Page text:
The Devoted Son by Anita Desai is the story of Dr. Rakesh, who was born in a poor village in India, studied medicine in America and later grew up as the city’s richest and most known man back in India. The story portrays Rakesh’s double standards – a devoted son in appearance but a coldblooded, hardhearted traditionalist on the other. Varmaji, Rakesh’s father, favored his doctor-son more than others but had a painful old-age under Rakesh’s ‘professional’ care for the old, widowed man.
The title suggests satire. Rakesh was a traditionalist who thought that touching his father’s feet and respecting was of prime importance. Even Varmaji, his father, thought likewise but later realizes how hollow it is to be treated like a patient by his own son.
Rakesh the Rank Holder
- Rakesh scored the highest rank in the country for his Medical Examination.
- Instead of getting lost in the most envied success, Rakesh bent down and touched his father’s feet.
- This cooled the father for it was another reason for the vegetable vender to be proud of being Rakesh’s father.
- For an uneducated family like Rakesh’s, this success brought cheers. Getting Rakesh educated was Varmaji’s greatest dream.
- Neighbors came to congratulate the winner, his father Varmaji and his mother.
- Presents flowed into Varmaji’s house as garlands, halwa, party clothes and fountain pens to last years, even a watch or two.
- To his neighbors Varmaji told about his son’s touching his feet even after becoming a doctor with a first rank.
- Some of the good neighbors appreciated this son and this father while others, envious as neighbors are, felt that Varmaji was giving himself airs.
Questions & Answers
- What was the cause of great celebration in Rakesh’s family?
When the results appeared in the morning papers, Rakesh scanned them barefoot and in his pajamas, at the garden gate, then went up the steps to the verandah where his father sat sipping his morning tea and bowed down to touch his feet. “A first division, son?” his father asked, beaming, reaching for the papers. “At the top of the list, papa,” Rakesh murmured, as if awed. “First in the country.” Bedlam broke loose then. The family whooped and danced.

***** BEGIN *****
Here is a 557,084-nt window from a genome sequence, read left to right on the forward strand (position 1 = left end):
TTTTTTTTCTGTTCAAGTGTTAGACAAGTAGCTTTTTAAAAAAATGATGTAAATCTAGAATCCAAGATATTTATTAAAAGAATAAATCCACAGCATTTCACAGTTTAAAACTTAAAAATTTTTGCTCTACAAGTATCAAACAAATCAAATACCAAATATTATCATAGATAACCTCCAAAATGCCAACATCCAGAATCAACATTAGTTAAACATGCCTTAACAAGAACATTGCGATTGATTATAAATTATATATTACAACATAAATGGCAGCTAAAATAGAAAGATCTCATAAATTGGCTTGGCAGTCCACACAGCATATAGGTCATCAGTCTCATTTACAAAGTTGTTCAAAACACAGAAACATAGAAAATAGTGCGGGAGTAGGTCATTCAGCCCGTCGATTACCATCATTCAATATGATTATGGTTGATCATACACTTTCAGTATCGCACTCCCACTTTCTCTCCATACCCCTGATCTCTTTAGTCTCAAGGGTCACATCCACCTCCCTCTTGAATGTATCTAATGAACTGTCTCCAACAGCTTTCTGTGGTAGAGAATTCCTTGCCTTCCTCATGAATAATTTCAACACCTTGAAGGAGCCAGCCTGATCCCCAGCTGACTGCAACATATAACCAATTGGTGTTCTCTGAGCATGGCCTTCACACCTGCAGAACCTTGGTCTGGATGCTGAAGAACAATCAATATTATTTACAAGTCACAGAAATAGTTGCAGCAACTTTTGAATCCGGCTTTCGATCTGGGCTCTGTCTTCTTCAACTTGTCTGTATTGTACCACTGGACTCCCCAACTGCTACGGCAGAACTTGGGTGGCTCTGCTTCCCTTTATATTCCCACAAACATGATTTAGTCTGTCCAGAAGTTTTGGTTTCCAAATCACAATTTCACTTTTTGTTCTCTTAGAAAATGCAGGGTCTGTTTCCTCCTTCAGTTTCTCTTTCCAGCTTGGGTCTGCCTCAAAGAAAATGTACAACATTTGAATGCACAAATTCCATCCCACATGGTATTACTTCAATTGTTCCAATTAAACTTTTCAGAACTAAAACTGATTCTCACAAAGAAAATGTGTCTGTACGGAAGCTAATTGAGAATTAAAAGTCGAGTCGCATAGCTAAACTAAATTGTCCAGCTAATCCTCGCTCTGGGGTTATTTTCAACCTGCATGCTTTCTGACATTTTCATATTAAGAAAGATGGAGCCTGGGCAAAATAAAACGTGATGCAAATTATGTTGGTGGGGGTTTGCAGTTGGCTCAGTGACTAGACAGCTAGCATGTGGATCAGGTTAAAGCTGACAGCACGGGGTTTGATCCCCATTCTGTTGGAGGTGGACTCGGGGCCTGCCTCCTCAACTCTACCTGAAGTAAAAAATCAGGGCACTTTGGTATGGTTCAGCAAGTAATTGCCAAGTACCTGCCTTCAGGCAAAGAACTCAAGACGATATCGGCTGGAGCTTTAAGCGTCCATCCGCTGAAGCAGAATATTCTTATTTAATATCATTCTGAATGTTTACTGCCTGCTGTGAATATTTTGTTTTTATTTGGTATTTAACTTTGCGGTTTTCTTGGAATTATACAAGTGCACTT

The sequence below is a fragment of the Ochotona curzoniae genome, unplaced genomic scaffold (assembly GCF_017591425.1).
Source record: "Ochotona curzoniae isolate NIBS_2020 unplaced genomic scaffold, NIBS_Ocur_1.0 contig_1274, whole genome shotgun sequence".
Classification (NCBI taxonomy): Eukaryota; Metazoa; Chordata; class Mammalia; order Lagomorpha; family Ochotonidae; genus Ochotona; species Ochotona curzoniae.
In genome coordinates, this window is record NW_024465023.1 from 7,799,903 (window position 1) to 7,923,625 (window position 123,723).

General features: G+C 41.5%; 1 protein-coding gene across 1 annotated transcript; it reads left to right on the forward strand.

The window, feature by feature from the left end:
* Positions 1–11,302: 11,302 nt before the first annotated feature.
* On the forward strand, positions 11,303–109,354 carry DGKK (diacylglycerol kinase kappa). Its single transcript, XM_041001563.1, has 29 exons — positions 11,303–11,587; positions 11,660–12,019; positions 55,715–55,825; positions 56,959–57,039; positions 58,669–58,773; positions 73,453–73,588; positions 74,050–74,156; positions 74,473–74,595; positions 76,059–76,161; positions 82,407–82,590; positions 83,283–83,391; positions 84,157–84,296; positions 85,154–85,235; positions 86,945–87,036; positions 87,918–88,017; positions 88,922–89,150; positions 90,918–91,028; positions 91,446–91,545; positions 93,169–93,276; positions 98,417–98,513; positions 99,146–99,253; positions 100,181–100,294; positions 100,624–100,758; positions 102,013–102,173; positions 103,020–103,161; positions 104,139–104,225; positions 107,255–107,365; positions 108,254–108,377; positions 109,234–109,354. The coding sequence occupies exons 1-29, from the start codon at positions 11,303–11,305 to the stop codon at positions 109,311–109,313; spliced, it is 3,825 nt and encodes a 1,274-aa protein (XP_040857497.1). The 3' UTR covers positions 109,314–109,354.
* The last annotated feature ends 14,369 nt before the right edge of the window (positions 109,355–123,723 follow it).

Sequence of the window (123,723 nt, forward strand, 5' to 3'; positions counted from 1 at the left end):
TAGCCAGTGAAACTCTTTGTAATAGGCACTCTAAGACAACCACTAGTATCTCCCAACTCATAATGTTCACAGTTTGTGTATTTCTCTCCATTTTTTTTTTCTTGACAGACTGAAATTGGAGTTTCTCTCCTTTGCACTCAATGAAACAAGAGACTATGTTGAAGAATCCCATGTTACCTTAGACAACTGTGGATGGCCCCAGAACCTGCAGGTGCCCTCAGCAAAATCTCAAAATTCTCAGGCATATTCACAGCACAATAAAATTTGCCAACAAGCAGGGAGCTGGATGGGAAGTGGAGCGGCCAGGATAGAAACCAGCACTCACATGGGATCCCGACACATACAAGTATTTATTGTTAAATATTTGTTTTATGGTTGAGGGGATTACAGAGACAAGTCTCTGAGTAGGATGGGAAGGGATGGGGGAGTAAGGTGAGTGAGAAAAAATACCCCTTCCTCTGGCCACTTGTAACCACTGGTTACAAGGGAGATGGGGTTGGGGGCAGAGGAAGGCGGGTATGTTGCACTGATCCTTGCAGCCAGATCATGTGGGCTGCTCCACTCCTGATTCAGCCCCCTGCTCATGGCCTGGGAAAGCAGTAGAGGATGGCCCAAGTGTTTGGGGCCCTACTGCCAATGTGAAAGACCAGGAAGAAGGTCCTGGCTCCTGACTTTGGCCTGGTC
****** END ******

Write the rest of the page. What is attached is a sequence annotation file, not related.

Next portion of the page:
- How did neighbors respond to Rakesh’s achievement?
The whole day long visitors streamed into the small yellow house at the end of the road to congratulate the parents of this Wunderkind, to slap Rakesh on the back and fill the house and garden with the sounds and colors of a festival. There were garlands and halwa, party clothes and gifts (enough fountain pens to last years, even a watch or two), nerves and temper and joy, all in a multicolored whirl of pride and great shining vistas newly opened: Rakesh was the first son in the family to receive an education, so much had been sacrificed in order to send him to school and then medical college, and at last the fruits of their sacrifice had arrived, golden and glorious.
Rakesh the Doctor
- Soon Rakesh cleared his MD course with flying colors.
- Having won a scholarship, Rakesh went to the USA. (Varmaji didn’t know the difference between USA and America)
- Rakesh worked in some most prestigious hospitals in the USA and won awards from his American colleagues which were sent to his admiring and glowing family.
- Finally Rakesh returned to his native village. His brothers and sisters came to embrace him but the great son of all times (you will see why) bent down and touched his father’s feet.
- Rakesh married a girl that his mother wanted him to marry and set up his own clinic. She was a girl of double standards. Will she suit Rakesh? Let’s see.
- For some years Rakesh worked in the city hospital, quickly rising to the top of the administrative organization, and was made a director before he left to set up his own clinic.
- Rakesh bought a new car and unfailingly drove his parents in it to his clinic. Varmaji and his wife were the happiest in the world.
- For a while, Rakesh’s fame seemed to grow just a little dimmer but soon he became the richest doctor in town.
- Varmaji grows very old and number of ailments leave him bed ridden. He retires from his job in the kerosene shope where he had worked for forty years.